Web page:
Should Your Clients Be Squatting?

By Ali Fraser

The squat.

King of all exercises, right?

Such a prestigious exercise, that t-shirts have even been printed with slogans such as:

“Squat ‘til you puke!”

“Squat hard or go home”

Etc etc

If you don’t have your clients squatting – you’re a lazy trainer. Even worse, you’re just not hardcore.

Is all of the above warranted?

Well, if your client is a powerlifter; yes. It’s kind of a big deal. In fact it’s 33.33% of everything they’ll do at competition. So there’s no avoiding it.

For clients wanting to improve aesthetics though?

I’m going to give that classic pain in the dick answer: It depends.

The first thing it depends on quite simply is whether your client can squat at least somewhat comfortably (by this I mean, do they feel it in their quads/it feels natural Vs all through the lower back and uncomfortable) and for it to visually look like a squat – and not a good morning.

Typically an easy way to gauge this is by femur (thigh bone) length. Someone with short femurs/average-long torso is probably going to be able to squat ass-to-grass with no deviation of the pelvis. And feel it in their squats.

Someone with long femurs and a comparatively short torso will usually find the squat to just feel more ‘awkward’. As well as feeling it put load through the low back/hips Vs quads.

It does this via pushing the torso forwards and increases the ‘moment arm’ of the movement. Think of the moment arm as the distance between the load and the axis (joint) at which it moves around.

I’ve attached a graphic to demonstrate this:

Credit: Unbreakable Strength

Can you see in the pic on the left, the barbell is being carried further forward and away from the hip? (Hence the orange line). This means that additional loading will be put through that joint. Hence the client feeling it through their back.

In the picture on the right, the barbell (load) sits much more neutral, reducing the moment arm at the hip and overall making it a more balanced/comfortable movement pattern.

The above is a super simple gauge that works in most cases.

However, we can take it a few steps further, looking at the supporting joints that are involved aside from the hip:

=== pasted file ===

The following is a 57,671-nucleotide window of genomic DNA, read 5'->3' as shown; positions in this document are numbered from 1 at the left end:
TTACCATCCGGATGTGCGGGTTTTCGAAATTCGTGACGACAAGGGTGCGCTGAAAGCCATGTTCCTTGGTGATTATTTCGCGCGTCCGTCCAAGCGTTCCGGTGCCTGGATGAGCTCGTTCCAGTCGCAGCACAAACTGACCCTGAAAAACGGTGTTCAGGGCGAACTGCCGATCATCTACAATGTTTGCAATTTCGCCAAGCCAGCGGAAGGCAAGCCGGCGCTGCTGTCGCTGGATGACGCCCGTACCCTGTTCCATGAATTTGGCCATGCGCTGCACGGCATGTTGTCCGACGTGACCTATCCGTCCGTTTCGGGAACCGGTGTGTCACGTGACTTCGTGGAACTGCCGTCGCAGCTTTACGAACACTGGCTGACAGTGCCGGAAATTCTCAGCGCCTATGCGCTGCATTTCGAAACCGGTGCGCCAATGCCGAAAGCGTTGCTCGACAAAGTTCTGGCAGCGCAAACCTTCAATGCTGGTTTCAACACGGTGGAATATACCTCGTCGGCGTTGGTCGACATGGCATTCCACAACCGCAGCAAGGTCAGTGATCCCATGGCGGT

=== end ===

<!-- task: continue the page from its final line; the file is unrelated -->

Let’s start at the ankle. The goal during the squat is to be able to create as much dorsiflexion (knee travelling past the foot) as possible. If your client is restricted through this part of the movement, they’ll tend to compensate by flexing at the hips more than needed.

When this occurs, we end up with a similar scenario to the above. The client will compensate through the lower back due to the increased moment arm.

Not only does this feel uncomfortable, but you’re reducing the quads involvement. So the exercise actually becomes less effective if quad growth is the goal.

Next up is the shoulder. If the client is medially rotated (shoulders rounded), they will struggle to keep a neutral spine.

As the set progresses, subconsciously the client is often pull forward. By now, you’re probably understanding what’ll likely be happening in this case?

Forward lean = bar being taken further away from the hip again.

The further the bar is from the hip? The more the spinal erectors kick in. And – you guessed it – less quad involvement.

Finally, let’s take a look at the knee.

If knee flexion is poor and the movement is initiated via pushing the hips back you will now make this exercise more glute dominant.

If the rep is started with knee flexion and the spine is kept as vertical as possible, the knee joint will be further away from the load than the hip joint; making the muscles around the joint working harder.

Hopefully you’re starting to see that it’s very easy to change the squat into a glute dominant exercises instead of a quad dominant. This isn’t always a ‘bad’ thing. It’s just that most people are squatting with quad growth in mind as the primary focus, and glute stimulation as a secondary benefit. Not vice versa.

It’s worth noting that both the quads and glutes will always be working. But the degree to which each is involved is influenced by the above factors.

Ultimately, if you have a client that has great dorsiflexion at the ankle, great knee flexion, short femurs and can keep the spine as vertical as possible, then by all means squat.

Chances are though; your client will have at least one of the issues above.

What to do then? A few solutions!

If the issue is ankle mobility: Try adding heel wedges to aid this. Check the pictures below to see just how effective this can be and shifting the load/moment arm:

If the issue is poor shoulder mobility: Try a safety bar squat if you have access to one. Failing that, try a front squat.

And if there are multiple issues?

Just. Don’t. Squat.

Alternatives like the below may be a better option:

  • Split Squat
  • High Step Up
  • Leg Press
  • Hack Squat
  • Pendulum Squat
  • Belt Squat

Sure, the squat is a fantastic exercise and has built many sets of legs over the years.

But, for optimal progress in terms of muscle growth specific to the quads, don’t ‘force’ a client to squat if biomechanically they’re just not suited to it.

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